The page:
CHINA SENDS RIO TRADE SECRET INFRINGEMENT AND BRIBERY CASE TO PROSECUTORS

TSOLMON SHAR
Chinese police have concluded an investigation into a detained Australian Rio Tinto Ltd executive and three colleagues arrested on charges of infringing trade secrets and bribery and sent the case to prosecutors, the Australian government and Chinese state media said last Monday. Four Rio staff, including Australian citizen Stern Hu, has been in Chinese custody since July over accusations of illegally obtaining commercial secrets.

Rio Tinto and the Australian government have urged China to allow the four, including Stern Hu, an Australian citizen who headed Rio Tinto's iron ore business in China, legal representation and to handle the case in a transparent way.

Hu and the three other employees were detained last July on charges of bribery and commercial espionage during iron ore price talks. They were charged in August with paying bribes to obtain confidential information about China's steel industry.

A brief statement by Shanghai's public security bureau, carried by state news agency Xinhua late on Monday, did not specify on what charges the four might be tried. It noted they were investigated for infringing trade secrets and bribery.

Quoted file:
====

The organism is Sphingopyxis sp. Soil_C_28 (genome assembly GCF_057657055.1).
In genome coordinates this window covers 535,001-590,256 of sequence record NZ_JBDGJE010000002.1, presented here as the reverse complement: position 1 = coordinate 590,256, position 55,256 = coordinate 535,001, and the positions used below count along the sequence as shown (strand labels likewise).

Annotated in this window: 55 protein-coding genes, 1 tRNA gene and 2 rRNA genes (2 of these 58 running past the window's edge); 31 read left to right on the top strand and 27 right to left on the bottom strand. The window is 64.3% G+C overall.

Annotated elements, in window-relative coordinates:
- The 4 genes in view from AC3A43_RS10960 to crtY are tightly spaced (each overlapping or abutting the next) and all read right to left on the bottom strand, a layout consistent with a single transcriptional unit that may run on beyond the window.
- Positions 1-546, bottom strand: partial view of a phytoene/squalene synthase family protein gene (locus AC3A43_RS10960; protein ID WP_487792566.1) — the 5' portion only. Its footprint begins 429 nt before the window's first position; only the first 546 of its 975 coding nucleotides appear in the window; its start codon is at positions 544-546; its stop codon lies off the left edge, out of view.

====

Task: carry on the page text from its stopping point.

"The case is now in the hands of the Shanghai People's Procuratorate (prosecutor) who will decide whether it should be brought to trial," said Australia's Department of Foreign Affairs & Trade (DFAT), after being notified by Chinese authorities.

ˇ°We are not in a position to say how long this phase of the case will take, and are not prepared to speculate about the outcome. Details of the actual charges are not likely to be known until the prosecutors have made their decision on whether the case should proceed to trial," DFAT said in a statement.
China is Australia's biggest trade partner, with trade worth $53 billion last year. Australia exported $15 billion worth of iron ore to China in 2008, or 41 percent of China's iron ore imports.



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